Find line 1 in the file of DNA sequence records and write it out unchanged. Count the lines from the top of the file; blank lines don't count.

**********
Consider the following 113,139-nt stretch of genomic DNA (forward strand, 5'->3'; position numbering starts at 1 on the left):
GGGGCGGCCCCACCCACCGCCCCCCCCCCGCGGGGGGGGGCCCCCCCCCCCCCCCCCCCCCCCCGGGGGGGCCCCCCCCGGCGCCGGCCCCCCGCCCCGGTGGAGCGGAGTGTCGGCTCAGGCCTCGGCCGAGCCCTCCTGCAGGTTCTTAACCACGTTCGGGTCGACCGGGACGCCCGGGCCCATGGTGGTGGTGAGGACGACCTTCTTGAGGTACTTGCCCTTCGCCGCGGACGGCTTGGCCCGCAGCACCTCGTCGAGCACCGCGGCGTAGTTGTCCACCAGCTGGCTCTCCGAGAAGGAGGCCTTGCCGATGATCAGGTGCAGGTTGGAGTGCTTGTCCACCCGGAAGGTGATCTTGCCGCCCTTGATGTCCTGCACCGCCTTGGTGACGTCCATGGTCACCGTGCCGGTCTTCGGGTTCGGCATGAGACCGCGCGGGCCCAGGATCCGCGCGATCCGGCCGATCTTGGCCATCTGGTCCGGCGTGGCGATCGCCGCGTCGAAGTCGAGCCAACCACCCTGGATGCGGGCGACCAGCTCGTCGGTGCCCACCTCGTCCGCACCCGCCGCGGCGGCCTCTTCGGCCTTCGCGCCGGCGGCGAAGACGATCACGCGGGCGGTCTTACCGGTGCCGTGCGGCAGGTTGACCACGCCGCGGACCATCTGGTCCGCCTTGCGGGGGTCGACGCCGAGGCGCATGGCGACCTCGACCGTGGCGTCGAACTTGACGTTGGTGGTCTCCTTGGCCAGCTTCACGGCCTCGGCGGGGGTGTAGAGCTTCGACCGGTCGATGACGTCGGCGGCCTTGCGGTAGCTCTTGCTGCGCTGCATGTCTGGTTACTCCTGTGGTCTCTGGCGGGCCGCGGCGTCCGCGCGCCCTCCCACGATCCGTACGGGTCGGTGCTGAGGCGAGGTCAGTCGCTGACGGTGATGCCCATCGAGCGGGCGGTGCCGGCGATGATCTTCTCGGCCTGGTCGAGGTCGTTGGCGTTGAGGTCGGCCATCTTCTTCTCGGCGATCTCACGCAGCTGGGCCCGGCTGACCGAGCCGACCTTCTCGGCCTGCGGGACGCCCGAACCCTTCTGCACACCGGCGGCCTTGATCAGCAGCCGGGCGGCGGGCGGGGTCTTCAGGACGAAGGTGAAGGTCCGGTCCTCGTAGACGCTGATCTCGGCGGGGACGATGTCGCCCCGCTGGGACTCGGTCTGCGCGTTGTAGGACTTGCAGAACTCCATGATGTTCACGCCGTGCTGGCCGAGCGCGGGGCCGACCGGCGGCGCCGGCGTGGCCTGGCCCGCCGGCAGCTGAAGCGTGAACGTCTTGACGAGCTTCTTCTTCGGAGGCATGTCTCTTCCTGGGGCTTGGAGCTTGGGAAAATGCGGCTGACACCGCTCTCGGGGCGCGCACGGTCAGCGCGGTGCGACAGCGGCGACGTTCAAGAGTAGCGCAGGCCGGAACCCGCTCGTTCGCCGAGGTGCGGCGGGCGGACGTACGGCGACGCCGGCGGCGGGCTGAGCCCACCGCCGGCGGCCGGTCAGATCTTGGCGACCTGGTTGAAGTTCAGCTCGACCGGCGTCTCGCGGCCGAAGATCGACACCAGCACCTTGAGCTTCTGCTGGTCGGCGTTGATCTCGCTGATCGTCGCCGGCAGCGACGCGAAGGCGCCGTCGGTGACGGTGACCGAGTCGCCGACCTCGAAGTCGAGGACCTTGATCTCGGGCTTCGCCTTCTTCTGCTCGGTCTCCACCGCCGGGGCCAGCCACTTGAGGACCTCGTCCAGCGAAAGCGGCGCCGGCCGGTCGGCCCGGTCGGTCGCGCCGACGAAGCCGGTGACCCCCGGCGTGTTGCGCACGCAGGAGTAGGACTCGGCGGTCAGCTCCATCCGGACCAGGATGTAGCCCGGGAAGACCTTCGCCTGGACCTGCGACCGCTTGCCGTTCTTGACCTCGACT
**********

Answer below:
Consider the following 113,139-nt stretch of genomic DNA (forward strand, 5'->3'; position numbering starts at 1 on the left):